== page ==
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Data Transfer Via a One-Byte Interface between a Service Processor and a Central Processor

IP.com Disclosure Number: IPCOM000053148D
Original Publication Date: 1981-Sep-01
Included in the Prior Art Database: 2005-Feb-12
Document File: 2 page(s) / 14K

Publishing Venue

IBM

Related People

Kahng, SS: AUTHOR [+3]

Abstract

A simplified system design eliminates a separate bus and port to storage for a Service Processor (SP). A new port for the Service Processor is provided through the Central Processor (CP). A hardware microcode interface permits transfer of data between two systems utilizing a fast one-byte data transfer mode utilizing the PSW (Program Status Word) Wait bit, avoiding the delays of an interrupt and its reset on both sides of the interface.

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Data Transfer Via a One-Byte Interface between a Service Processor and a Central Processor

A simplified system design eliminates a separate bus and port to storage for a Service Processor (SP). A new port for the Service Processor is provided through the Central Processor (CP). A hardware microcode interface permits transfer of data between two systems utilizing a fast one-byte data transfer mode utilizing the PSW (Program Status Word) Wait bit, avoiding the delays of an interrupt and its reset on both sides of the interface.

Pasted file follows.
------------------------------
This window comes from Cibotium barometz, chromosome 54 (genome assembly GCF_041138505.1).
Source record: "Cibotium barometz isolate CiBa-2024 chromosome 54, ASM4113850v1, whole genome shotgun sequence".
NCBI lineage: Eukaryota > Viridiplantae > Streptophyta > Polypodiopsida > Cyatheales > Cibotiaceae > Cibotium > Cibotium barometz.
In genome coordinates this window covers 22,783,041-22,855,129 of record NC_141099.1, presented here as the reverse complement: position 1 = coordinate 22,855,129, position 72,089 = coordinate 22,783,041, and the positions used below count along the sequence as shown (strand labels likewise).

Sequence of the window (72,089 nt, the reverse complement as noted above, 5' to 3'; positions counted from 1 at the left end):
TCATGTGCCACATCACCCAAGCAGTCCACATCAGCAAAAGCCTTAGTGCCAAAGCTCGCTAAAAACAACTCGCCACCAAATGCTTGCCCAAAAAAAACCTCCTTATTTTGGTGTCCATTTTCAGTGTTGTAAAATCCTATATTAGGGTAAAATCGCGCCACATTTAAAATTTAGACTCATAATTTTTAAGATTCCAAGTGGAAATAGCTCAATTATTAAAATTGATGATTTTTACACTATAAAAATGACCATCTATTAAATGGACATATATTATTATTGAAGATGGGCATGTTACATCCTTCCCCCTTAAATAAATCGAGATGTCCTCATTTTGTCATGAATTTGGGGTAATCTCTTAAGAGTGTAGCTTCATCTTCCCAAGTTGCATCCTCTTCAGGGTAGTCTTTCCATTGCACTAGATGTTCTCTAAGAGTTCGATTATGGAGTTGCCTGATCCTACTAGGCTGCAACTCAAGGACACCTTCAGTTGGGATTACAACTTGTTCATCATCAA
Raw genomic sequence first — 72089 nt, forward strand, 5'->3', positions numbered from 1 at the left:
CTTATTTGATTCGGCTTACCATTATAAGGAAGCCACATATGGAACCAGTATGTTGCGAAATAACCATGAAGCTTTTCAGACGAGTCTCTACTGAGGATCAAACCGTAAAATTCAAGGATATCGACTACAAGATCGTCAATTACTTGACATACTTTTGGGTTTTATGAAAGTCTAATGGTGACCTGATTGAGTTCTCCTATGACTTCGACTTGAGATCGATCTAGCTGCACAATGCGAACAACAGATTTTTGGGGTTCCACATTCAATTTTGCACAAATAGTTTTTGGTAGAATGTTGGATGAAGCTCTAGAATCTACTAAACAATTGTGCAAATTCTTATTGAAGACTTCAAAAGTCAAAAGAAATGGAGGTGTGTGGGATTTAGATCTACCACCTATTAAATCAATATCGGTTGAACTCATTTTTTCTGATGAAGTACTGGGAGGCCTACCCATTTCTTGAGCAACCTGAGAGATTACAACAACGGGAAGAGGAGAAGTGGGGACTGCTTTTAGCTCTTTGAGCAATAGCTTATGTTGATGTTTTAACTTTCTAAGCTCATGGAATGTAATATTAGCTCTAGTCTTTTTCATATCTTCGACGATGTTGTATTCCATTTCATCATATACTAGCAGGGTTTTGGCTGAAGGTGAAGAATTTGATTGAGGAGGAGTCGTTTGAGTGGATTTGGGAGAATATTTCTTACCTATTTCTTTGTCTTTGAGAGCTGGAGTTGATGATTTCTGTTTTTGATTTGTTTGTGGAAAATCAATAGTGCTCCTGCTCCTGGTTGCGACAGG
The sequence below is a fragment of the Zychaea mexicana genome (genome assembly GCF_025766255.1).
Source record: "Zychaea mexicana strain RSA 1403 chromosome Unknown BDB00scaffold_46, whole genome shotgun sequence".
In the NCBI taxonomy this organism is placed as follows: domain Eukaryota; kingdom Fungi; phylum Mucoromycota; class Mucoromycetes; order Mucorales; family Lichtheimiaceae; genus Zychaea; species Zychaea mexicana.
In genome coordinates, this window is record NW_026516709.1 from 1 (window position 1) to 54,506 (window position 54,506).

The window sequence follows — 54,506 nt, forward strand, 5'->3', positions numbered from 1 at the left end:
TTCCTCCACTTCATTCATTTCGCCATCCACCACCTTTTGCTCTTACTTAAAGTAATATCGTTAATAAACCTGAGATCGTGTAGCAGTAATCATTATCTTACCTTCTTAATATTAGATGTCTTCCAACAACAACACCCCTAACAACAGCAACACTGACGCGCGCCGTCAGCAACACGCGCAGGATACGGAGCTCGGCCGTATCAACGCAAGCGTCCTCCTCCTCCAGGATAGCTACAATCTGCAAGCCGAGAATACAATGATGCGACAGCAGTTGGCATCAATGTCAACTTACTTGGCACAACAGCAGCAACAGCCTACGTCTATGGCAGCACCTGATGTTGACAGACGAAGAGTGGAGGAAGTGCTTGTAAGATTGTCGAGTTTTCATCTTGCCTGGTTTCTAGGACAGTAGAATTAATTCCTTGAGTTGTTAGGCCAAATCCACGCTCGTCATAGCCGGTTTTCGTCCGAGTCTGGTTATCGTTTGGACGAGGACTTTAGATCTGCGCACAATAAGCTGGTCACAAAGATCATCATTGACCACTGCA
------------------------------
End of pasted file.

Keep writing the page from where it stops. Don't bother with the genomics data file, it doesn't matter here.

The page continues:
The hardware interface between a SP and a CP consists of a 16-bit Q Bus that can be written and read. The definition of the CP bus bits are: Bit 0 - PSW Wait Bit Bit 1 - Manual Loop Bit Bits 2-7 - Not Assigned Bits 8-15 - Data (Bits 24- 31 of B-Register in CP) The CP cannot read bits 0-7.

The following general conditions apply to all of the data transfer commands.
1. All addresses are expected to be absolute and on specified boundaries. If the boundary requirements are not followed, the results will be unpredictable. 2. Even though not every command will use all of the data, the CP expects 7 bytes of initial data at the start of each command (1-byte command, 4-byte address, 2- byte data length count). 3. Data length count is expected to use zero origin (i.e., a length of 3 would have a count of 2). The length count must be a multiple of the boundary requirement minus 1. 4. Once a data transfer is started, the requested number of bytes must be transferred. Data From CP To SP

Following is the general sequence of steps involved in transferring data from the CP to the SP.

1. SP, via the Q bus, writes the following 7 bytes of data to the CP. 1-byte command 4-byte address 2-byte data length count 2. CP decodes the command and reads and assembles the address and count data in logical store as the SP sends the 7 bytes across the CP/SP Q bus. 3. CP saves the PSW Wait bit in local store. During the transfer operation to the SP, the Wait bit is used as a data valid line. 4. CP fetches the first byte of data into the B(24:31) register for later transfer to Q bus. The SP is interrupted by a microorder. 5. SP reads the first byte of data, resets the interrupt from CP, and does a Write Q to CP. 6. CP looks for reset of interrupt and then for a Write Q signal from SP. At this point the CP and SP go into a fa...